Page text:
looks like 6000 rpm is exactly perfect.
    gives you a bit of roll on acceleration after that.
    not a whole lot going on after 8,000, just getting louder. (whilst in the background a 2fiddy ninja blows you away.)
    kinda mentioned by Lilley allready > you won't break it by letting it spin up a bit.
    it's much worse to let the engine lug or get bogged down because the revs are too low in the gear you're in.
  11. I'd say that's a little low as far as 250s are concerned, their ideal operation would be more like 50-80% of peak hp.

    An Across will struggle to accelerate from 5.5k and when you consider that it'll sit on around 9-10k when just cruising at 100-110kph you're obviously going to want a lot more revs if you expect it to accelerate anything like it was designed to do.

    So to the OP - don't be afraid to use the revs. The redline/rev limiter on a Virago is most likely set a lot lower than what the engine is actually capable of so don't be afraid of hurting it (it's lack of revs that does the most damage).
  12. omg wow wtf omg
    your 2 fiddy virago is kicking some serious butt under 8000 rpm.
    game is over by then anyway i can believe it .
    virago with more hp than a ninja until you hit 8000 rpm ...
    ur gotta be happy with that.

    i have heard you cany break those viragos - dam ugly things though ...
    upgrade to vstar when you can and go the 1100. )
  13. that nighthawk looks pretty lame - i got a rebel in the garage that is a pain to ride,
    gear changes constantly ....
  14. Context missing. If it were in regards to cars then I'd agree. Cars at largely expected to reach 250-300k with general disregard for maintenance. Holding them at 6 or 7k rpm for their lifetime isn't how to do that.

    this is a joke right? Please tell me this is a joke...

    On a 250, at 60 ks, 3rd at most.
  15. Looking at this dyno chart, the virago has a very similar curve to the Nighthawk (otherwise known as the CB250). I ran my CB250 just like the OP runs their Virago. You want to be doing most of your acceleration in the 6k-8k band, so changing up at around 8k seems good.

    OP, I think you have it right for that bike.
  16. Context was obviously multi cylinder high-revving small capacity motorbikes, given that's what the discussion is about. Why would I be 'joking'? The Across accelerates happily from around 4K without stumbling and 'lugging', from above 5K it's brisk, and 6 and above and there's plenty of go. I don't see the point in screaming its tits off for no good reason.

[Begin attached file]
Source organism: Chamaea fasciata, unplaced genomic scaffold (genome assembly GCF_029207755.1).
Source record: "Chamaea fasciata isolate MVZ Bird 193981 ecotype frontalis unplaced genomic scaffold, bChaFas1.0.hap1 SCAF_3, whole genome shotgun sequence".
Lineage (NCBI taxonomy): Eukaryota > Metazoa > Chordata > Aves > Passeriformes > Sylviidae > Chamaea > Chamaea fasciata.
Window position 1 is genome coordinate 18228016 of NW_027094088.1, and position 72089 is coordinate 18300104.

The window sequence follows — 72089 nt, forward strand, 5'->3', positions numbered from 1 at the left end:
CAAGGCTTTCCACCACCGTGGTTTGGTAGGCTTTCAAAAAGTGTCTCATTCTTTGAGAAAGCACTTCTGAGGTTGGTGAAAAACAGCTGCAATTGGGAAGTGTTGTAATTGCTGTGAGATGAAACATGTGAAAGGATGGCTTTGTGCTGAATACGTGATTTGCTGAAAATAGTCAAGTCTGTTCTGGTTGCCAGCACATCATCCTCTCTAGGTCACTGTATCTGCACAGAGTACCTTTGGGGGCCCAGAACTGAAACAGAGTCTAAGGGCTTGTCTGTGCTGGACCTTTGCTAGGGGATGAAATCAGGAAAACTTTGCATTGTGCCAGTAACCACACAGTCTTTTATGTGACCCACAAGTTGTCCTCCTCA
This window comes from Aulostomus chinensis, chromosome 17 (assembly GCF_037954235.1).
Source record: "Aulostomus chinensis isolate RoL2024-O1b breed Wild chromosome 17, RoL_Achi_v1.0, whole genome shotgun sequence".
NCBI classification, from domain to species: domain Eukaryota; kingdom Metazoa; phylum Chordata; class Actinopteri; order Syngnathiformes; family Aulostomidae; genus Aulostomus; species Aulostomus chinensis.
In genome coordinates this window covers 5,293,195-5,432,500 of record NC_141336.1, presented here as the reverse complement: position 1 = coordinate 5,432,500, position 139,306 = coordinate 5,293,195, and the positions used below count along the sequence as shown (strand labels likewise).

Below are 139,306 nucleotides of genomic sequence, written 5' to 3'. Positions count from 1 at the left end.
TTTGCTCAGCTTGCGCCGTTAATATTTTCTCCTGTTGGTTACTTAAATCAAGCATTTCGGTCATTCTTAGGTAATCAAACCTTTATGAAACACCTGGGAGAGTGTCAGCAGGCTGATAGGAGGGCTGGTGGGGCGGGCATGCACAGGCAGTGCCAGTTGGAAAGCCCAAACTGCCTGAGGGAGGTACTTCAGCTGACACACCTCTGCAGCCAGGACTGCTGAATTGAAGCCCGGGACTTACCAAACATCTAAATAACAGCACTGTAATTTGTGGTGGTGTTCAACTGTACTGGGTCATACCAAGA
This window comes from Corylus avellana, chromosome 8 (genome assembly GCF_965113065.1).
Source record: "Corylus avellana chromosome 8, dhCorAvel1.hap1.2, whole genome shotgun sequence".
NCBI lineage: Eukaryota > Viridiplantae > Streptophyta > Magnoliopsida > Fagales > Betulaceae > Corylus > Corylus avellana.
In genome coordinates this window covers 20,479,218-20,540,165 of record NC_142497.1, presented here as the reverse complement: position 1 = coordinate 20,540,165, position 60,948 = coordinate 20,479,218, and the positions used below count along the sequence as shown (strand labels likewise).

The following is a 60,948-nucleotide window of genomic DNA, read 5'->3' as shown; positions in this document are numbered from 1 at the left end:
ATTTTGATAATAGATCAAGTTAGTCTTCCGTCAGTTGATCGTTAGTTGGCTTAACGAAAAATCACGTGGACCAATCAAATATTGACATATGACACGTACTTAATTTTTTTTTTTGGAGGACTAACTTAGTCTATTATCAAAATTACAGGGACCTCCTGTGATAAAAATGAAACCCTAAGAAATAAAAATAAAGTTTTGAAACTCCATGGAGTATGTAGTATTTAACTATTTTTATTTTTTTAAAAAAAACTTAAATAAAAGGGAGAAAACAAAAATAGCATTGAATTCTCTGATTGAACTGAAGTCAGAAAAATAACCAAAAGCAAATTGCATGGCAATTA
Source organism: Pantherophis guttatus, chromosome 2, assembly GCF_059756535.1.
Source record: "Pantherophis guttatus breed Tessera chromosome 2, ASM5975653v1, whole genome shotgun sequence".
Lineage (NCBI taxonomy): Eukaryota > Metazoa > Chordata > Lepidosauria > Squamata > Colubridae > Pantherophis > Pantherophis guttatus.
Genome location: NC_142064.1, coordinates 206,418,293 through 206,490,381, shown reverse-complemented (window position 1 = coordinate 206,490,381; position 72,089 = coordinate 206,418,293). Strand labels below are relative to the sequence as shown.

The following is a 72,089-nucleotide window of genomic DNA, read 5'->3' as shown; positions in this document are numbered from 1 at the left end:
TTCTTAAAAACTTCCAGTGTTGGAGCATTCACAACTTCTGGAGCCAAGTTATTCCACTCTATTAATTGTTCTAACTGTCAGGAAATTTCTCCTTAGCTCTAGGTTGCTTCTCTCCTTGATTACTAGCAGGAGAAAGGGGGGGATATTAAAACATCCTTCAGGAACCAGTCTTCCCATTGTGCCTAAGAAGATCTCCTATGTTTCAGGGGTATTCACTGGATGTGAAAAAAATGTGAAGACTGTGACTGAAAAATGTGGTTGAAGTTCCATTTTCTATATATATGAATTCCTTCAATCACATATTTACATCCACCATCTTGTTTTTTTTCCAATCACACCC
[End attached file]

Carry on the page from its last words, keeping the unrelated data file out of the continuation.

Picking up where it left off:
My car has bags more straight line acceleration than the Across but in cruise mode at 60K the Across would out accelerate it - Across 6K in 5th, car 2K in 5th- it's a 6 speed with an 8K redline/ max hp.


  17. You have a very warped understanding of what is meant by lugging then.

    You're talking about an engine designed to cruise happily at 10,000rpm for hours, with peak acceleration at 14,500. Chugging around at 4k is only going to foul the plugs and cause serious long-term damage to the engine.

    It would only seem fast compared with your car because trying to accelerate from 2K in 5th on anything other than a large displacement V8 (with considerable low end torque) is just as bad. From the figures you've given what you're suggesting is trying to accelerate from 60kph in a gear designed for 240kph :shock:.
  18. Because I had trouble believing someone would be that daft to say such a thing.
    Have you ridden anything other than your across?
  19. As far as I can see, no it wasn't. It was about a Virago which is not high revving, unless you compare it with a car, which you shouldn't.

  20. Surely it depends a lot on the engine and the gearing. On the VTR250 (a V-twin like the original poster's Virago), 60 ks in 4th gear is 5000 rpm, which "feels" right to me: not making too much noise, and there's still easily enough power to climb hills or accelerate without feeling like the engine is lugging. FWIW the instruction book claims that 5th gear is suitable for "40 km/h and above" which I think is incredibly optimistic.

    Actually it's pretty normal and even recommended by many car manufacturers of to shift at that kind of rev range, even in a 2L hatchback. Modern fuel-injected, VVT car engines are designed to operate under moderate load at low revs to meet emissions standards. Then you get outliers like my 1.4L turbo Golf which would happily sit at 2000rpm at 100 km/h in top gear, and easily accelerate from there up to speeds that are only legal on the Autobahn. (Torque on that engine is basically flat from 1500-4000rpm.)